While EVE Online continues to offer an online sandbox for those looking to get heavily involved, CCP Games has begun branching off into single player VR games. The main focus has been on dogfighting game EVE: Valkyrie, but a smaller project has also emerged. EVE Gunjack is a game where you control a turret and protect a mining vessel from pirates. Is it worth jumping into, or should you just stick to the other entries?
In Gunjack you play as Eight, named so because he operates the eighth turret on a mining platform. Eight is assigned with protecting the mining platform from pirate attacks as they perform operations in less-than-legal locations. This is about all the story you’ll get since there’s little more than flavor text from one of the miners before you go out on your missions. If you were interested in diving into the world of EVE in a way that doesn’t require getting into the MMO, then Gunjack will not be the place to do it.
Every level sees you strapped into the turret and hauled off to your defensive position. You aim the turret simply by looking around and fire with the right trigger. This is about the extent of basic controls: all you really need to do is look and shoot. Enemy formations will fly in and your goal is to take them out before they can either flee or attack you. It’s a pretty simple gameplay loop, with each level lasting about three to ten minutes of dealing with enemies like this. There are 22 levels in total, putting a complete playthrough at about three hours, which is a decent chunk of time considering the low asking price.
Thankfully, Gunjack does take some efforts to keep things fresh. Nearly every level in the game introduces some new enemy type. Enemies that can teleport within a short-range, enemies that cloak after descending from on high and enemies that steal your power-ups are among the basic types. Later in you’ll also see enemies that require you to destroy their formation in a specific order due to shields, or enemies that will remove your hud if you shoot them down. There’s a good chunk of variety in the basic enemy type. The problem comes in when it gets to the more advanced enemies. They were just as unique as the normal enemies, exhibiting interesting traits and ideas, but most of them had so much health that it felt like shooting them down took ages.
You do get some help in the form of power-ups. When you see a crate floating outside you can shoot at it to pull it in, and get a power up from it. There’s missiles that track enemies, lasers that do consistent damage, stasis fields that slow enemies down, and more. Each power-up was pretty fun to watch, with explosives and missiles streaking the screen. Yet at times I couldn’t help but feel that there were sections of levels made specifically with certain power-ups in mind, and if you didn’t have it, or didn’t happen to get it from a random crate, you’d pretty much just have to suck up the damage.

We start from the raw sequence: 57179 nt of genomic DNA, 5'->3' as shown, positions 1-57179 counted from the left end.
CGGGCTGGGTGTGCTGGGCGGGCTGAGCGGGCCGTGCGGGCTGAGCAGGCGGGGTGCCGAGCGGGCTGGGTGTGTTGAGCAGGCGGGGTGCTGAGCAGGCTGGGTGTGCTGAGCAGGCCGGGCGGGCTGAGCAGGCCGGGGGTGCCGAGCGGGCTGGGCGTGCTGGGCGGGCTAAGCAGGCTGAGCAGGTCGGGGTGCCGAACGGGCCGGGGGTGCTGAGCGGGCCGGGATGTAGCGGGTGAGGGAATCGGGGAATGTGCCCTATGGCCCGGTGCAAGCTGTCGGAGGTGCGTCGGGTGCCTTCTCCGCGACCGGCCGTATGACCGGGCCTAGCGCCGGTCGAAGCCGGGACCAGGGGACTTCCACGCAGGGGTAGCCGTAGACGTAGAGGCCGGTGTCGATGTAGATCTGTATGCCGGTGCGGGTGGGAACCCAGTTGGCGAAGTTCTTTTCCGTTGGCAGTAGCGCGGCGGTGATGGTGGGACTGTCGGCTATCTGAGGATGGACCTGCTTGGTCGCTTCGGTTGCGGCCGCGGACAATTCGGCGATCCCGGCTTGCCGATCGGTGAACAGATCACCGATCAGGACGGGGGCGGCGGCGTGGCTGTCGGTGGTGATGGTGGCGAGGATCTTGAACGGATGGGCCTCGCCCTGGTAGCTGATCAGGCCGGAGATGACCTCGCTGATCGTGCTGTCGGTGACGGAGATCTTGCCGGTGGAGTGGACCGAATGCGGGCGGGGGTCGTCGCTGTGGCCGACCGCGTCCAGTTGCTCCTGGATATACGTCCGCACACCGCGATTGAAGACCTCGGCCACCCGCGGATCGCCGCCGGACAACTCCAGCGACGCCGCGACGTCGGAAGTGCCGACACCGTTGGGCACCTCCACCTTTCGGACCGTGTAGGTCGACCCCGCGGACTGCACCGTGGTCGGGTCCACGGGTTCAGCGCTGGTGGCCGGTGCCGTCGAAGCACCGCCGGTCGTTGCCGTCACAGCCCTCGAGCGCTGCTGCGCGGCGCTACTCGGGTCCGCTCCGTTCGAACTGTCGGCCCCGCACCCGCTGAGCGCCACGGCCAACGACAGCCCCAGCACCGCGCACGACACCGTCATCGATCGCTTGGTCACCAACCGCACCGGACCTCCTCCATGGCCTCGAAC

There are two special kinds of stages mixed in with the rest. Levels 10 and 20 make up boss fights against much larger ships that require a change of tactics. While you will still be shooting at them for the majority of the time, you will have to change things up a little. The first boss has you shooting at lasers to throw the guns off course so they don’t hit you, while the second requires you to use a grapple to yank pieces of the ship’s armor off of it so you can hit the most vulnerable bits. There’s also a pair of bonus stages where you instead take on asteroids, having a time limit and extending it depending on which asteroids you shoot. It’s nice of the developers to put in something a little different, but I didn’t find the bonus mode to be that much fun.
Really, your goal is to replay stages to shoot for higher scores and more stars, but I found this system to be kind of broken. It’s so easy to get all three stars on every level that I had every star in the game after only my first attempt. On one hand it means I had little reason to play any level after a first go, but on the other hand, I was happy I didn’t have to replay levels to unlock more stars to unlock more levels, seeing as levels are hidden behind having enough stars. Still, if you’re a score hunter, Gunjack can be a pretty entertaining game to pop in for five minutes to quickly hit a score.
Unfortunately, that’s all there is to EVE Gunjack. It’s 20-ish missions of looking at what you want to shoot while they fly in circles around you. Some people may be able to pull more out of the game, and it certainly is fun in short bursts, but Gunjack is not the kind of game that is worth much beyond those short bursts.
EVE Gunjack was reviewed on PlayStation VR using a copy purchased by the reviewer. The game is also available on PC and Android-based VR platforms.
EVE: Gunjack can be fun in short bursts, but I didn't find much to keep me coming back to the game as it's far too easy to get everything after a couple of hours. Still, it's a fun couple of hours.
- Easy, Fun Shooting
- Neat PowerUps
- Great Enemy Variety
- Elite Enemies Take Too Long to Kill
- Boring Bouns Stages
- Scoring System Too Easy